Split your goals up into categories and scribble a few things under each heading, repeating this either on a monthly or weekly basis. When I do my mind maps, I like to be messy, vague and spontaneous, before refining the goals into a neater format on a different piece of paper. And if you’re like me, doodle some cats (or have an actual cat nearby), because the more cats there are in your life, the better.
3. Monthly calendar
I feel like this should have been number one, given that it’s pretty fundamental, but at this stage I hope you will excuse the spontaneous enthusiasm for reading lists that hindered my ability to create a logical order. Anyway, my favourite thing about monthly calendars is how they provide a general overview of the upcoming weeks, major events, deadlines, without ‘zooming in’ on details (the latter is the function of weekly spreads).
When organising your life, it’s very easy to get caught up on the specifics of your day-to-day endeavours without having a clear focus of what you are working towards. In such cases, you may not notice deadlines creeping up. You may lose motivation when your broader goals are not identified. Even worse, you may fall victim to the panic of a last-minute birthday present purchase and scramble to write a meaningful, personalised card. Even if bullet journals aren’t your thing and you do not wish to draw one out yourself, I would highly recommend investing in either a wall calendar or a pre-made planner. I, however, prefer to customise mine and surround it with what I feel like recording throughout the upcoming month.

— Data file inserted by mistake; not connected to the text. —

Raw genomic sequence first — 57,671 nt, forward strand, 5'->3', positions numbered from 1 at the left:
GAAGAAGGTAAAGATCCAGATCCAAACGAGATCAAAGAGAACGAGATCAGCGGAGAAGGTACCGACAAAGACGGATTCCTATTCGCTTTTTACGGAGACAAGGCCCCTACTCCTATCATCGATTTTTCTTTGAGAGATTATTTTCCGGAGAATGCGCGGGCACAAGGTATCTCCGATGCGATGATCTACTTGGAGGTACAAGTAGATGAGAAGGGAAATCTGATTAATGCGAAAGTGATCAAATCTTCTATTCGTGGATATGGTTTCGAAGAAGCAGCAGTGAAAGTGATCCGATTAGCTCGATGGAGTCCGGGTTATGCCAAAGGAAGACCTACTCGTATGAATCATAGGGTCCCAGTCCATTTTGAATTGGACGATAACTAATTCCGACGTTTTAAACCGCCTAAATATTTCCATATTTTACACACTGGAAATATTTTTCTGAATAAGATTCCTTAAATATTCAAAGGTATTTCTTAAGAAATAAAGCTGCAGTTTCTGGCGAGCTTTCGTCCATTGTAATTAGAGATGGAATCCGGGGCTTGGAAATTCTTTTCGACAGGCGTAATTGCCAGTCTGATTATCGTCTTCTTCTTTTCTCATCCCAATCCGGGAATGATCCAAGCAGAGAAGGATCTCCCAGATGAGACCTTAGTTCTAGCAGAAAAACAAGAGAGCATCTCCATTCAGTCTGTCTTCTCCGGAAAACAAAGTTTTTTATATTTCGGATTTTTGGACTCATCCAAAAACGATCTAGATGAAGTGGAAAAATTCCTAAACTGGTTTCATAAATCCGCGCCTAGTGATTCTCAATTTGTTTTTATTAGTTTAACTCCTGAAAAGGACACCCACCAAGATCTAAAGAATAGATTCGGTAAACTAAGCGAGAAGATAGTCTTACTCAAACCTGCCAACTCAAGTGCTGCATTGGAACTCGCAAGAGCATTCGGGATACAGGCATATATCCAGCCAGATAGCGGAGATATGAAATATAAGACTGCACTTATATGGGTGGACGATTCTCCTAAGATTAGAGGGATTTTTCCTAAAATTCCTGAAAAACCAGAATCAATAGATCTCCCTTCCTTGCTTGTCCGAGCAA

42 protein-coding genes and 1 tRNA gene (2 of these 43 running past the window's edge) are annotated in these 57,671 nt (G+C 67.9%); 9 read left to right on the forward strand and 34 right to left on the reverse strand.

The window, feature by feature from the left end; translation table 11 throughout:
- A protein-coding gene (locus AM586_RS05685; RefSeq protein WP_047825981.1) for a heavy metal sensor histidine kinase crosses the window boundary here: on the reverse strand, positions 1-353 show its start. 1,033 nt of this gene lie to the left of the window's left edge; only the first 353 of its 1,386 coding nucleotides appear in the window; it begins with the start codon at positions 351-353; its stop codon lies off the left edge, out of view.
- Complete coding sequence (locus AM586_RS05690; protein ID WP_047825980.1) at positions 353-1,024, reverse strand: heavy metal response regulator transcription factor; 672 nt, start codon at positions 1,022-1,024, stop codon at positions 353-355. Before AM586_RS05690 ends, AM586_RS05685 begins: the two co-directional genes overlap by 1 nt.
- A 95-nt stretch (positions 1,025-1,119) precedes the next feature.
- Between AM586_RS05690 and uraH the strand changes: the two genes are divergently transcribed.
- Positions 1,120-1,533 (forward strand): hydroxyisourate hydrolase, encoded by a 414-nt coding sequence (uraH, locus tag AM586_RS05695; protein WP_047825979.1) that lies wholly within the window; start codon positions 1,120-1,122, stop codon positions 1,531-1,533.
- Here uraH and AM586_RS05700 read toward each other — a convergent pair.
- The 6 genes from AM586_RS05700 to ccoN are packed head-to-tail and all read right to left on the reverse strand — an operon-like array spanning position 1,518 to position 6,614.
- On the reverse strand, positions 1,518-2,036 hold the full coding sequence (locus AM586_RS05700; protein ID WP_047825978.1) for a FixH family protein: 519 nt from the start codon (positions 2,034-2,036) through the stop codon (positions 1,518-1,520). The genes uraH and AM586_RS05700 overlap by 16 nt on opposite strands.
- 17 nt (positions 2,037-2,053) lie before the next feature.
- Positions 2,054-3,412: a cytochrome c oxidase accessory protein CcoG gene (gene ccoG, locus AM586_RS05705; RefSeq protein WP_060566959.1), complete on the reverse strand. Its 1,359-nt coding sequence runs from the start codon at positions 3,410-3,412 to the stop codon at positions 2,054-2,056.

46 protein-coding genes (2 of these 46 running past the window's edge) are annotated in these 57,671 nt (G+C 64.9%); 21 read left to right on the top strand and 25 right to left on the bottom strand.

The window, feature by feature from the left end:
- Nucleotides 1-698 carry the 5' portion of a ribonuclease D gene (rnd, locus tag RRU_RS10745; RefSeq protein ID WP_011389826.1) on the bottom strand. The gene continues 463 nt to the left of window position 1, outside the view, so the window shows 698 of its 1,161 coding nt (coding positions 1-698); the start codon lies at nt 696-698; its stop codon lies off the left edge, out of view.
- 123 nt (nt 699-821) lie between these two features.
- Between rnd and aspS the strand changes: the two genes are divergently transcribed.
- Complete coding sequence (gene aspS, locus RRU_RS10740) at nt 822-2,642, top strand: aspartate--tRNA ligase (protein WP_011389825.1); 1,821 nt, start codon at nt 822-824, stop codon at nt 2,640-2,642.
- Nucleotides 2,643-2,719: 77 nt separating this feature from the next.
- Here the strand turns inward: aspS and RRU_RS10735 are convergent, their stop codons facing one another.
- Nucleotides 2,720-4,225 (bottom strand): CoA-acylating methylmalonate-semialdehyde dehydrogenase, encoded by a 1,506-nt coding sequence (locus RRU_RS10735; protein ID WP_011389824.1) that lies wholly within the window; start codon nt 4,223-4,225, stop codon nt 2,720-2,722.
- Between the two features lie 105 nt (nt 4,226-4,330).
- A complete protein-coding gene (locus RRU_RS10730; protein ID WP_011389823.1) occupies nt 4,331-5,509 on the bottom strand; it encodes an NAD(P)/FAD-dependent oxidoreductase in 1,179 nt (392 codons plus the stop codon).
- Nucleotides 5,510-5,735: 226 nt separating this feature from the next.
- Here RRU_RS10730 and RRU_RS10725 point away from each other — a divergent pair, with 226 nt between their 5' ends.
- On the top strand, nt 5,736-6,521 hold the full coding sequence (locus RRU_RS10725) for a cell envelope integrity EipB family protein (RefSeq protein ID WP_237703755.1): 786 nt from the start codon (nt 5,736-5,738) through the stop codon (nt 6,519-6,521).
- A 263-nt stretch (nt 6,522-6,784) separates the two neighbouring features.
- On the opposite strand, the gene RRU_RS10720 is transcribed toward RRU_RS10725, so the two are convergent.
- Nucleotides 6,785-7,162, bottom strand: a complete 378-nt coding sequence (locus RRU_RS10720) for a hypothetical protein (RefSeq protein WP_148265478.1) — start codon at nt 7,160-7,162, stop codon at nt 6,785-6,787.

Now, I have to admit that I find it difficult to find quotes which truly resonate with me on a deeper level, mostly because it is difficult to find any that have a direct relevance to my life without a considerable amount of extrapolation and the removal of vagueness. However, what I like to do is make a list of affirmations based on my individual experiences.